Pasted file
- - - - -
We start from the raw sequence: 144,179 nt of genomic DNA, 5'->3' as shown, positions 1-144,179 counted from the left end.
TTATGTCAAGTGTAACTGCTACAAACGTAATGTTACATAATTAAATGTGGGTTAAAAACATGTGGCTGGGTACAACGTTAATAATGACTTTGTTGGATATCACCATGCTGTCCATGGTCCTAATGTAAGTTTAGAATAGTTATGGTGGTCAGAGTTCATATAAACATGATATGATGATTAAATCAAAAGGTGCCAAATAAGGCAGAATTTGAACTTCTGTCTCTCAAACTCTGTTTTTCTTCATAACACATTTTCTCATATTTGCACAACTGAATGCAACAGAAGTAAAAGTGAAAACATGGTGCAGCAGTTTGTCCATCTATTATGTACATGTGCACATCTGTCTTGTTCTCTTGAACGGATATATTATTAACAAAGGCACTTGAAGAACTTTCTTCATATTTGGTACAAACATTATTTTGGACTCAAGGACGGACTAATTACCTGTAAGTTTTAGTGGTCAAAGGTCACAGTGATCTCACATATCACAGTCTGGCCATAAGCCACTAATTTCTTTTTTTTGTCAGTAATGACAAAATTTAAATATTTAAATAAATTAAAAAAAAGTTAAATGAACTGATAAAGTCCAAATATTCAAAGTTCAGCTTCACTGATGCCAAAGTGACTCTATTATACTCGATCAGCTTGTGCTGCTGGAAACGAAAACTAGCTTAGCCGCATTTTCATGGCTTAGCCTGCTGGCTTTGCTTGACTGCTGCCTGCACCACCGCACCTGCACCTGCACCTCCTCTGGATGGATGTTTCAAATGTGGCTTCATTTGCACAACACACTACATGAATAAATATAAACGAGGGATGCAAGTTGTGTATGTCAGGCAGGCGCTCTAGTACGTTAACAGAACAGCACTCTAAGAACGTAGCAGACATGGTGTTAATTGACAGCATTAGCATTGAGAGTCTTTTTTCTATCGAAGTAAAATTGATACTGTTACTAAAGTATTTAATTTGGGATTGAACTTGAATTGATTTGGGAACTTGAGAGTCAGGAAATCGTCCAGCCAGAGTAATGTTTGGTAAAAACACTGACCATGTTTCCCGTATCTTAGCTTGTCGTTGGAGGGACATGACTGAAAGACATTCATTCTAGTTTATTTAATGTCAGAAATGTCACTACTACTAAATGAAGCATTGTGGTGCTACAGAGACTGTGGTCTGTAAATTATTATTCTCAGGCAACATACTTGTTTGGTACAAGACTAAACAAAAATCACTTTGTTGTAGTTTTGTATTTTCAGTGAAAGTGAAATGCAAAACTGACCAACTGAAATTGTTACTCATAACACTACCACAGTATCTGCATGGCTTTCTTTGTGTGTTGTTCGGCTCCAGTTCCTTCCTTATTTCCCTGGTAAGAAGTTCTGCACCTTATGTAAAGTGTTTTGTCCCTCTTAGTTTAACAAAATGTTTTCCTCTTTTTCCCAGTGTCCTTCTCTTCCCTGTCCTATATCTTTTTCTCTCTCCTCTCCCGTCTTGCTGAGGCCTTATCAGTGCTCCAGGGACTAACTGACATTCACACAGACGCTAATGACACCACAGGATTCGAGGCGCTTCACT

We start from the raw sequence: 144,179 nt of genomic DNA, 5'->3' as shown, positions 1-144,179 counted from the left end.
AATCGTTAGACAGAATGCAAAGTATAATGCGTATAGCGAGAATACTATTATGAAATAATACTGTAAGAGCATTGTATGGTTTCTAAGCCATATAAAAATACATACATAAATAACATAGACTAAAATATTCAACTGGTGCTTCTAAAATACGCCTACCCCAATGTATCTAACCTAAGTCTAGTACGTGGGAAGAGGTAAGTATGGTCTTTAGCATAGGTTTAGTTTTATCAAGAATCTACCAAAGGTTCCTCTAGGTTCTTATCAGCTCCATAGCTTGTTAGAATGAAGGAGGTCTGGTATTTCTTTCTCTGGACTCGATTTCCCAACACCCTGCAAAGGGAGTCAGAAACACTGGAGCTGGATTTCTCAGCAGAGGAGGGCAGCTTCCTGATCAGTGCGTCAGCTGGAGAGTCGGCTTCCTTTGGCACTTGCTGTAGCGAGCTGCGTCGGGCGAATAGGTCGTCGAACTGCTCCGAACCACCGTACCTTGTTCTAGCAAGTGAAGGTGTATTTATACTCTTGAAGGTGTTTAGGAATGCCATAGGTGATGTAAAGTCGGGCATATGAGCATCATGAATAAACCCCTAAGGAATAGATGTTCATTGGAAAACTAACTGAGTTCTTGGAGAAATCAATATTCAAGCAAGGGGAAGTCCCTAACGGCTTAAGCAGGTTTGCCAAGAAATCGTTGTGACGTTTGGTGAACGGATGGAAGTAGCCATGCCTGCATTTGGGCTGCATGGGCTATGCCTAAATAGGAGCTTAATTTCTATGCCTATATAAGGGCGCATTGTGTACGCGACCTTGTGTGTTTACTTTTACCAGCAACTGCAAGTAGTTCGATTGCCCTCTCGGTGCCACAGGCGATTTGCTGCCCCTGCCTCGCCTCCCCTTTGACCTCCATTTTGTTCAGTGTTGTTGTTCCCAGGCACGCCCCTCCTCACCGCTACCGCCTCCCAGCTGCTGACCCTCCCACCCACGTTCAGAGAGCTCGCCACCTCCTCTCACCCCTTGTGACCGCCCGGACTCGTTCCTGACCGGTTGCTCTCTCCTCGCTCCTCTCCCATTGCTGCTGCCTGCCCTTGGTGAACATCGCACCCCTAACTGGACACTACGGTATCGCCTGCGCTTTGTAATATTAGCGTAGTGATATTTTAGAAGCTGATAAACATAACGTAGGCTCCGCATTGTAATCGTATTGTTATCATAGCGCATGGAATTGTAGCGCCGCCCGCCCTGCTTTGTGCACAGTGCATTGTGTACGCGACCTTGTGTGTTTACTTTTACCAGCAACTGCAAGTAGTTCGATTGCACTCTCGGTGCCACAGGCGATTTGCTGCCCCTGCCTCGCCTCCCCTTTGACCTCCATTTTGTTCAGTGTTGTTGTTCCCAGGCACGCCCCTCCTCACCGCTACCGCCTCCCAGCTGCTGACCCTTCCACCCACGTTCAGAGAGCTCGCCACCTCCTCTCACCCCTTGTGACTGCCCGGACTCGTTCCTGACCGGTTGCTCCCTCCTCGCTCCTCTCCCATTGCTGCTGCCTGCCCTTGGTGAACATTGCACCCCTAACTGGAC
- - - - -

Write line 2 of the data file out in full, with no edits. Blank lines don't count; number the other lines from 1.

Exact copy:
TTATGTCAAGTGTAACTGCTACAAACGTAATGTTACATAATTAAATGTGGGTTAAAAACATGTGGCTGGGTACAACGTTAATAATGACTTTGTTGGATATCACCATGCTGTCCATGGTCCTAATGTAAGTTTAGAATAGTTATGGTGGTCAGAGTTCATATAAACATGATATGATGATTAAATCAAAAGGTGCCAAATAAGGCAGAATTTGAACTTCTGTCTCTCAAACTCTGTTTTTCTTCATAACACATTTTCTCATATTTGCACAACTGAATGCAACAGAAGTAAAAGTGAAAACATGGTGCAGCAGTTTGTCCATCTATTATGTACATGTGCACATCTGTCTTGTTCTCTTGAACGGATATATTATTAACAAAGGCACTTGAAGAACTTTCTTCATATTTGGTACAAACATTATTTTGGACTCAAGGACGGACTAATTACCTGTAAGTTTTAGTGGTCAAAGGTCACAGTGATCTCACATATCACAGTCTGGCCATAAGCCACTAATTTCTTTTTTTTGTCAGTAATGACAAAATTTAAATATTTAAATAAATTAAAAAAAAGTTAAATGAACTGATAAAGTCCAAATATTCAAAGTTCAGCTTCACTGATGCCAAAGTGACTCTATTATACTCGATCAGCTTGTGCTGCTGGAAACGAAAACTAGCTTAGCCGCATTTTCATGGCTTAGCCTGCTGGCTTTGCTTGACTGCTGCCTGCACCACCGCACCTGCACCTGCACCTCCTCTGGATGGATGTTTCAAATGTGGCTTCATTTGCACAACACACTACATGAATAAATATAAACGAGGGATGCAAGTTGTGTATGTCAGGCAGGCGCTCTAGTACGTTAACAGAACAGCACTCTAAGAACGTAGCAGACATGGTGTTAATTGACAGCATTAGCATTGAGAGTCTTTTTTCTATCGAAGTAAAATTGATACTGTTACTAAAGTATTTAATTTGGGATTGAACTTGAATTGATTTGGGAACTTGAGAGTCAGGAAATCGTCCAGCCAGAGTAATGTTTGGTAAAAACACTGACCATGTTTCCCGTATCTTAGCTTGTCGTTGGAGGGACATGACTGAAAGACATTCATTCTAGTTTATTTAATGTCAGAAATGTCACTACTACTAAATGAAGCATTGTGGTGCTACAGAGACTGTGGTCTGTAAATTATTATTCTCAGGCAACATACTTGTTTGGTACAAGACTAAACAAAAATCACTTTGTTGTAGTTTTGTATTTTCAGTGAAAGTGAAATGCAAAACTGACCAACTGAAATTGTTACTCATAACACTACCACAGTATCTGCATGGCTTTCTTTGTGTGTTGTTCGGCTCCAGTTCCTTCCTTATTTCCCTGGTAAGAAGTTCTGCACCTTATGTAAAGTGTTTTGTCCCTCTTAGTTTAACAAAATGTTTTCCTCTTTTTCCCAGTGTCCTTCTCTTCCCTGTCCTATATCTTTTTCTCTCTCCTCTCCCGTCTTGCTGAGGCCTTATCAGTGCTCCAGGGACTAACTGACATTCACACAGACGCTAATGACACCACAGGATTCGAGGCGCTTCACT